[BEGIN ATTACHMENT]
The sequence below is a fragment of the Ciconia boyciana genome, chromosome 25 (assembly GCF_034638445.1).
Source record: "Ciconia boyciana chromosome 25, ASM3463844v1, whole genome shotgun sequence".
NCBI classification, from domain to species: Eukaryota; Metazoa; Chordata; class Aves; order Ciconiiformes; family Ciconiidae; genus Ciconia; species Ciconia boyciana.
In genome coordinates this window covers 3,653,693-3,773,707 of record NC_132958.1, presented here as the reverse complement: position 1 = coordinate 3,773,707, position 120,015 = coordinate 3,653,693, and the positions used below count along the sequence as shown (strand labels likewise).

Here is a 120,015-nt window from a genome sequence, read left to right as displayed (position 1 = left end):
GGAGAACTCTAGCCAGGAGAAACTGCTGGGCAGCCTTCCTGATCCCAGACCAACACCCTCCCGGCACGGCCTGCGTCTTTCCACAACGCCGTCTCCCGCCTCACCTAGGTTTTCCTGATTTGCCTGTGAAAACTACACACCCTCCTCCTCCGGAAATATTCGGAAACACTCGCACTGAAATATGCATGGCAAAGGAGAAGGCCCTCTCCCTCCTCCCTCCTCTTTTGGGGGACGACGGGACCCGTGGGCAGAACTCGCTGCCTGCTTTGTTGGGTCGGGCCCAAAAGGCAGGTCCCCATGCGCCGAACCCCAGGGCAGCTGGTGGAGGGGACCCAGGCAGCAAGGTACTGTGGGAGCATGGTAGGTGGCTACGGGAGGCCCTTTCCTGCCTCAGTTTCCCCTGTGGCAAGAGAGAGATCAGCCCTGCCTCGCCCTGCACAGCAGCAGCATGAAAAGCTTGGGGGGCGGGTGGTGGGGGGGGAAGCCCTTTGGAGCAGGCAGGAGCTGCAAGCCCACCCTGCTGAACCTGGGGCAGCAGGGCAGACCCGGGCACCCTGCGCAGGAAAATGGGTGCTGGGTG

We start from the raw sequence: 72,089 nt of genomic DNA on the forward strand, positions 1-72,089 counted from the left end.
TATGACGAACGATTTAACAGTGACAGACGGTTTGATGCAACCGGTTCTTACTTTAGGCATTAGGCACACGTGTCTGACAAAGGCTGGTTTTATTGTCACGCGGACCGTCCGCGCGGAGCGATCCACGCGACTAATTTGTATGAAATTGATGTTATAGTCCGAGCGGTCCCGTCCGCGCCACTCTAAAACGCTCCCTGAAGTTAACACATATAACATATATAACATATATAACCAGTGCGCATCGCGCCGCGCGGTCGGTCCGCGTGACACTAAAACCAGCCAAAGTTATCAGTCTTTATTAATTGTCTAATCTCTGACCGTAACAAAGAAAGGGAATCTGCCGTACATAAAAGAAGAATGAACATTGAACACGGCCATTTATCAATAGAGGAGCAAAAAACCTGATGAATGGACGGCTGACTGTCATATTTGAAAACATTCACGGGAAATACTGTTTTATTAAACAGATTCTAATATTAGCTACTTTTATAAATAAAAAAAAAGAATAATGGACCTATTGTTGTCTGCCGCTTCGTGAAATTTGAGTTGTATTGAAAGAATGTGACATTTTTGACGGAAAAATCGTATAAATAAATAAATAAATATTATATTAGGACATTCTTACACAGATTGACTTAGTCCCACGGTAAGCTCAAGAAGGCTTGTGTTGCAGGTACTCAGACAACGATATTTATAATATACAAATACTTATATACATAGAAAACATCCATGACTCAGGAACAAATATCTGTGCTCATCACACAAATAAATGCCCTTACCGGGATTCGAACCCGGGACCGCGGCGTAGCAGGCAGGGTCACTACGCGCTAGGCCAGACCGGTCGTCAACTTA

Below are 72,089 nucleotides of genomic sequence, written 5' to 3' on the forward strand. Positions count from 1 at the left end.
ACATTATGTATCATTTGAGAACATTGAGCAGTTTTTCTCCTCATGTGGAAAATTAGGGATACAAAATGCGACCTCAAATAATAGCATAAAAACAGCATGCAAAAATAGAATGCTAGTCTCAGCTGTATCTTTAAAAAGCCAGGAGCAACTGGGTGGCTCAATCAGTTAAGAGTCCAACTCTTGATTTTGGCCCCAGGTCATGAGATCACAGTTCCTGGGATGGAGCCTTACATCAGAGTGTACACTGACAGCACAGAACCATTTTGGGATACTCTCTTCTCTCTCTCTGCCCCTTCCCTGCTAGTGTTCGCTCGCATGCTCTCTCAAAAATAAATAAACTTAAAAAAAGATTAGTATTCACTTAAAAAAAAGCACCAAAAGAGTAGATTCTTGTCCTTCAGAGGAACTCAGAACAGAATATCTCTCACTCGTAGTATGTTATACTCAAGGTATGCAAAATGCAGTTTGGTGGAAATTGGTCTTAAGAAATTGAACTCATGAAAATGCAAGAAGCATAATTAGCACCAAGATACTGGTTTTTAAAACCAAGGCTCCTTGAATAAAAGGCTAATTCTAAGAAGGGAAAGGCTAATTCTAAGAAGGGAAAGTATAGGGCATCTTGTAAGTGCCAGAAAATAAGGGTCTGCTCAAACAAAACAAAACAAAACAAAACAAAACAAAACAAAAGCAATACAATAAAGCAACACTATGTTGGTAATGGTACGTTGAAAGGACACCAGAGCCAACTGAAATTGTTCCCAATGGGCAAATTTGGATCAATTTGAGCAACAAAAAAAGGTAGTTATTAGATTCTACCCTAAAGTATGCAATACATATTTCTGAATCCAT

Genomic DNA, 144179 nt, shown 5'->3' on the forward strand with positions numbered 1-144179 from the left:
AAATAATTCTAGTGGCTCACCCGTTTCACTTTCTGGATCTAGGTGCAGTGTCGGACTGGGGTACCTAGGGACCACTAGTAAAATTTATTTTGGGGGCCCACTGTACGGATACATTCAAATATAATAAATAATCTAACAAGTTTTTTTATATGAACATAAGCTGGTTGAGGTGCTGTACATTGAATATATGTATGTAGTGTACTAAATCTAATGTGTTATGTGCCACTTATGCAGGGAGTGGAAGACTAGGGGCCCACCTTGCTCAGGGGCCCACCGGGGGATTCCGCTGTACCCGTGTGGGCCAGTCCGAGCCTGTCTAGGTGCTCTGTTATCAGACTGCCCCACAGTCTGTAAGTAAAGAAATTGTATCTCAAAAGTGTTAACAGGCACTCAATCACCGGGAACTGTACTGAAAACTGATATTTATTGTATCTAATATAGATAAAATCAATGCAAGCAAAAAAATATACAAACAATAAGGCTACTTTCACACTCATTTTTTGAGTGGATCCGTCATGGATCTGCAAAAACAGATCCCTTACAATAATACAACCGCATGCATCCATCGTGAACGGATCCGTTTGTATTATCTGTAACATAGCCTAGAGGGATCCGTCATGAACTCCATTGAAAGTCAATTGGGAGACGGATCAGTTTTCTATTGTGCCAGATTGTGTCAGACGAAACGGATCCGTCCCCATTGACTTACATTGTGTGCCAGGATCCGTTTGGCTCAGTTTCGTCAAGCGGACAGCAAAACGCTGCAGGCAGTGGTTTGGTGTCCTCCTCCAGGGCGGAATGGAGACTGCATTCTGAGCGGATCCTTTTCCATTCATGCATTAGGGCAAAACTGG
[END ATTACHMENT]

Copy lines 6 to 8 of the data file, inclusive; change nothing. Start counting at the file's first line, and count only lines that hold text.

GGAGAACTCTAGCCAGGAGAAACTGCTGGGCAGCCTTCCTGATCCCAGACCAACACCCTCCCGGCACGGCCTGCGTCTTTCCACAACGCCGTCTCCCGCCTCACCTAGGTTTTCCTGATTTGCCTGTGAAAACTACACACCCTCCTCCTCCGGAAATATTCGGAAACACTCGCACTGAAATATGCATGGCAAAGGAGAAGGCCCTCTCCCTCCTCCCTCCTCTTTTGGGGGACGACGGGACCCGTGGGCAGAACTCGCTGCCTGCTTTGTTGGGTCGGGCCCAAAAGGCAGGTCCCCATGCGCCGAACCCCAGGGCAGCTGGTGGAGGGGACCCAGGCAGCAAGGTACTGTGGGAGCATGGTAGGTGGCTACGGGAGGCCCTTTCCTGCCTCAGTTTCCCCTGTGGCAAGAGAGAGATCAGCCCTGCCTCGCCCTGCACAGCAGCAGCATGAAAAGCTTGGGGGGCGGGTGGTGGGGGGGGAAGCCCTTTGGAGCAGGCAGGAGCTGCAAGCCCACCCTGCTGAACCTGGGGCAGCAGGGCAGACCCGGGCACCCTGCGCAGGAAAATGGGTGCTGGGTG

We start from the raw sequence: 72,089 nt of genomic DNA on the forward strand, positions 1-72,089 counted from the left end.
TATGACGAACGATTTAACAGTGACAGACGGTTTGATGCAACCGGTTCTTACTTTAGGCATTAGGCACACGTGTCTGACAAAGGCTGGTTTTATTGTCACGCGGACCGTCCGCGCGGAGCGATCCACGCGACTAATTTGTATGAAATTGATGTTATAGTCCGAGCGGTCCCGTCCGCGCCACTCTAAAACGCTCCCTGAAGTTAACACATATAACATATATAACATATATAACCAGTGCGCATCGCGCCGCGCGGTCGGTCCGCGTGACACTAAAACCAGCCAAAGTTATCAGTCTTTATTAATTGTCTAATCTCTGACCGTAACAAAGAAAGGGAATCTGCCGTACATAAAAGAAGAATGAACATTGAACACGGCCATTTATCAATAGAGGAGCAAAAAACCTGATGAATGGACGGCTGACTGTCATATTTGAAAACATTCACGGGAAATACTGTTTTATTAAACAGATTCTAATATTAGCTACTTTTATAAATAAAAAAAAAGAATAATGGACCTATTGTTGTCTGCCGCTTCGTGAAATTTGAGTTGTATTGAAAGAATGTGACATTTTTGACGGAAAAATCGTATAAATAAATAAATAAATATTATATTAGGACATTCTTACACAGATTGACTTAGTCCCACGGTAAGCTCAAGAAGGCTTGTGTTGCAGGTACTCAGACAACGATATTTATAATATACAAATACTTATATACATAGAAAACATCCATGACTCAGGAACAAATATCTGTGCTCATCACACAAATAAATGCCCTTACCGGGATTCGAACCCGGGACCGCGGCGTAGCAGGCAGGGTCACTACGCGCTAGGCCAGACCGGTCGTCAACTTA